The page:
Today I finally got the weather to cooperate, and was able with my wife's assistance to get the 30' flagpole installed, and the Alpha J Pole Jr. antenna installed.  The top of the Alpha J Pole Jr antenna is at 30 feet and the bottom at 10 feet (a bit more than 10 feet because the point where the lower end is tied off is at 10 feet.

The antenna is broadside in the East/West orientation (this photo is facing East).

All it takes to change is to untie the lower end, and move it to an different anchor point.  Conveniently there is usually a truck parked right about where I would need that ... humm ...




I rigged the Alpha to take the strain of the 'J Pole' on the antenna insulators, and suspended the balun and isolator so that the coax would tend directly down the pole.
The only thing I got wrong was the up side of the halyard is on the inside of the pulley.  Took a couple tries to get the halyards, coax and pigtails all working together correctly.





Of course I had to try it out right away, so at about 2130z I started on-air testing.

The antenna tuned up below 1:1.2 on every band I tried.  100 Watts on the PO meter, and no RFI detected (so far).  The map below shows each band: 80m (purple), 40m (blue), 30m (green), 20m (dark yellow), 17m (bright yellow), 10m (rose), 6m (red) that I used and the stations which logged my transmission in the PSK Reporter spot collector.

Running FT8 I got hits all over United States and Japan (still well ahead of the gray line!!).





This is where I was heard in United States.





And I got into Hawaii at -14dB on 20 meters FT8.




And Japan at -16dB on both 17m and 20m




Of course working well after sunset should result in something different, so the next day (night?) I did this on 40 meters.


And shortly thereafter on 80 meters (pink), and 30 meters (green)


And logged a QSL with Australian station VK7AC on 30 meters FT8.





And here's my final night time test for 4/14/2021 - on 30 meters FT8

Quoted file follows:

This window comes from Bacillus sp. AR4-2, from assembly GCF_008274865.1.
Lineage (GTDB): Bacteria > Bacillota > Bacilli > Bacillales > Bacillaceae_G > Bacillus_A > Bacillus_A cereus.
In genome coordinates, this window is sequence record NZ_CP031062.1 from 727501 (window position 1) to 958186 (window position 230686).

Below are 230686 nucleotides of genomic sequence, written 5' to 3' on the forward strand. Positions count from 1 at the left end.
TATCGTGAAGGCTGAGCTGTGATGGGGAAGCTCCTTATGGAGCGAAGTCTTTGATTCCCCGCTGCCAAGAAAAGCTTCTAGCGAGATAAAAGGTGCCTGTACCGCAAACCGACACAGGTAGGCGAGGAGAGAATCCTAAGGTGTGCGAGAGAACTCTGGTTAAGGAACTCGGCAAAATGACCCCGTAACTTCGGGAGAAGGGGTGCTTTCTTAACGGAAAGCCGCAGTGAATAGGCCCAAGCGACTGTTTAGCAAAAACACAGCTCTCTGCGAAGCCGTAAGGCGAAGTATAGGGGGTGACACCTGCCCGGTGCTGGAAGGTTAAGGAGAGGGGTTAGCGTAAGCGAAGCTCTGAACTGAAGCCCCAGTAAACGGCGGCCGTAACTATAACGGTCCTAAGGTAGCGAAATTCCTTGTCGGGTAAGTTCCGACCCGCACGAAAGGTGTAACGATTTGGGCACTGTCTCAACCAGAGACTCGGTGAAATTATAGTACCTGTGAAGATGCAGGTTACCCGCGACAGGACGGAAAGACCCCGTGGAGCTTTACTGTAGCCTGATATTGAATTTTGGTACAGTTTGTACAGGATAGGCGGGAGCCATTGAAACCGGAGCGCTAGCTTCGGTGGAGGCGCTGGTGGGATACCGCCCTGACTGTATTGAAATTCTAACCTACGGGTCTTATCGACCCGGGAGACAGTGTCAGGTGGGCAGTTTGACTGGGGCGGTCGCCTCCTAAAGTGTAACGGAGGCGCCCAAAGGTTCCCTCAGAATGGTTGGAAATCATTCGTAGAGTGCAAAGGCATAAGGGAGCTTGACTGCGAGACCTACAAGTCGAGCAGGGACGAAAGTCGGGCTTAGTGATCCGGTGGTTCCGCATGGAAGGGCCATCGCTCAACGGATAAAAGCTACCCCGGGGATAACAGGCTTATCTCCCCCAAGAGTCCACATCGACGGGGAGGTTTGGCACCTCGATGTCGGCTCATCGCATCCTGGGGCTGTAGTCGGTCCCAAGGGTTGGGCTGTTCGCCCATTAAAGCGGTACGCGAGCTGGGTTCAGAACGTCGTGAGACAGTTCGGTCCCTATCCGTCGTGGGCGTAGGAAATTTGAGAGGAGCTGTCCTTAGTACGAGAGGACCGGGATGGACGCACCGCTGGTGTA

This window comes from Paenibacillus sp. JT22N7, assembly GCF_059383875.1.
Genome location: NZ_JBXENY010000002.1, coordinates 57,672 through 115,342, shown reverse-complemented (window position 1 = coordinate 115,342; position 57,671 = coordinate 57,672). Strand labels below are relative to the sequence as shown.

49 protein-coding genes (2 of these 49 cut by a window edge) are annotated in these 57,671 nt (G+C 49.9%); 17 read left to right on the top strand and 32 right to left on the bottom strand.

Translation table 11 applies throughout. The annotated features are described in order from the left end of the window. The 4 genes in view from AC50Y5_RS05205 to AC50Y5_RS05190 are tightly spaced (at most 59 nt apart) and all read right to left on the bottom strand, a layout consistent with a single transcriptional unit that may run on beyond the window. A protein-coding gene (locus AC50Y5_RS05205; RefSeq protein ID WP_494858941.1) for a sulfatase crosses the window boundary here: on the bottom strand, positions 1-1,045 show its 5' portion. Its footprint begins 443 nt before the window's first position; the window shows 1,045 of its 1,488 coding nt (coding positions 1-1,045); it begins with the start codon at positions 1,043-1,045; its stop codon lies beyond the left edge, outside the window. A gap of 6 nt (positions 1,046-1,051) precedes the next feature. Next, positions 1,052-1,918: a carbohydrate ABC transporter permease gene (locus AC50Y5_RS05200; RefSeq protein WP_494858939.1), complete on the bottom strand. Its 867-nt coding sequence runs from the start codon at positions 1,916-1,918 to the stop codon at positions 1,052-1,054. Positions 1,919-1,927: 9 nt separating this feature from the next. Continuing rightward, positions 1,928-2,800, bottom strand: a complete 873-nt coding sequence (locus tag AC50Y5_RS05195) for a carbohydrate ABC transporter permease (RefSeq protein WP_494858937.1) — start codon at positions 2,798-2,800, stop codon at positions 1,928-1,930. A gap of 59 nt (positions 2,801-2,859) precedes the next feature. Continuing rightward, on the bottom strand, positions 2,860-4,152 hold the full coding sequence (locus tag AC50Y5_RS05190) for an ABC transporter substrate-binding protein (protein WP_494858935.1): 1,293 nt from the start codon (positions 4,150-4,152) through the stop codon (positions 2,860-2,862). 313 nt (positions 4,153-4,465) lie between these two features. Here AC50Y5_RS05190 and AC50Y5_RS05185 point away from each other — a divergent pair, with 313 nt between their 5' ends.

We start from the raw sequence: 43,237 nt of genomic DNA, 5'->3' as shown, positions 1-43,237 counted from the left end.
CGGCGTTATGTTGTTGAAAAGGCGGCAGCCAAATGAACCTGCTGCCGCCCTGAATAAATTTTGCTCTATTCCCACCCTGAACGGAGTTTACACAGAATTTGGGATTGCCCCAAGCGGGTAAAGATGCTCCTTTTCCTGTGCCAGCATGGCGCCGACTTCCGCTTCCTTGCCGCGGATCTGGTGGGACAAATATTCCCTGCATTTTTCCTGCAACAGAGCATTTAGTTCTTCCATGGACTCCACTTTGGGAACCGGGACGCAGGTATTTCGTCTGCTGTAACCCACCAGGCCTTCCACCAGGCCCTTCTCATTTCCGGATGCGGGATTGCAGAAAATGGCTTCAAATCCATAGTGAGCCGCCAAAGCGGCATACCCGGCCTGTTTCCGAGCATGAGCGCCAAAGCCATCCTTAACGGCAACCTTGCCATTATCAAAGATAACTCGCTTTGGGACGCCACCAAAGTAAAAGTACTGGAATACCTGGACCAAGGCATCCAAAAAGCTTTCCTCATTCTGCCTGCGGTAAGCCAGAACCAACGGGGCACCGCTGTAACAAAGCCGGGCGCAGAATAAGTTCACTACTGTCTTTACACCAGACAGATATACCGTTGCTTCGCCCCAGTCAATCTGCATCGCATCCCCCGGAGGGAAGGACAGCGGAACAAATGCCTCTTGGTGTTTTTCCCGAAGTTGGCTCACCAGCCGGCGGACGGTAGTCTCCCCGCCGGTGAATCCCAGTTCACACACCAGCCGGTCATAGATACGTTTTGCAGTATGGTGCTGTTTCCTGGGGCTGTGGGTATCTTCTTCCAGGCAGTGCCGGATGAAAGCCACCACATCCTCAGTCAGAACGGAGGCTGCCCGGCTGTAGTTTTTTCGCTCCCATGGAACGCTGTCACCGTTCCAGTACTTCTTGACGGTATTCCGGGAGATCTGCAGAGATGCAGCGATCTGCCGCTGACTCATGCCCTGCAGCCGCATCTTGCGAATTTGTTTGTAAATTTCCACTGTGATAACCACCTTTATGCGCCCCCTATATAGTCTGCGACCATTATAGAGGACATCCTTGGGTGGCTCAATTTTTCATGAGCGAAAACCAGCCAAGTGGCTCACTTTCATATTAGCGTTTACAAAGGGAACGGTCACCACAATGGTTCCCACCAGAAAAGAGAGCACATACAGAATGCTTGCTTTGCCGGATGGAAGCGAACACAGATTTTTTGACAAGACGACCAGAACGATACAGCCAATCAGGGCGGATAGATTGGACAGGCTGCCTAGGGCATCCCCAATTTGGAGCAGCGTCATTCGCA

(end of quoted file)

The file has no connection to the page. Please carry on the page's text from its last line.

Notice I'm finally getting into Australia - My first trans equatorial connection!


My next plan is to get on air an hour or two before sunrise and see just how far West I can get.
Perhaps in conjunction with that I'll run a test swinging the antenna to North/South.

We had some strong wind (>30 mph on my WX station), and I wanted to inspect and correct the Alpha antenna harness.

This is how it was originally rigged and how it is currently rigged.

 

I added brass halyard clips, whipping the halyard loop with sail twine, and sealing the work with heat shrink tubing.  I added a loop to take the strain of the insulator, and another to take the weight of the balun and coax.  The isolator is whipped to the lower halyard with 550 lb braid, and the insulators are connected by 800 lb braid.  I also corrected the route through the truck to place the up haul to the outside, and added a cleat on the opposite side of the pole to move the halyards away from the edge of the asphalt roof tiles.  I expect this rig to last a very long time.

The 30' pole is make from decreasing diameter tubing which is swagged to fit with a little slop.  When the wind blows the noise of these joints working is transmitted into the shack quite loudly.  I'm contemplating cures:  1) lubricate the joints to remove the 'creaking'.  2) glue the joints with Locktite 620 (green) which will require 500ยบ F heat to remove.  The jury is out on this one, I think I'll leave the decision to later - perhaps time will offer another solution (like maybe atmospheric dust - of which we have a lot! - will freeze the joints).

I took a couple pictures of the radio installation - this is temporary while I replace the very small desk that supports the 3/4" ACX top to create the real estate for the radio.







As soon as I get the new top installed I'll do a write up with pictures.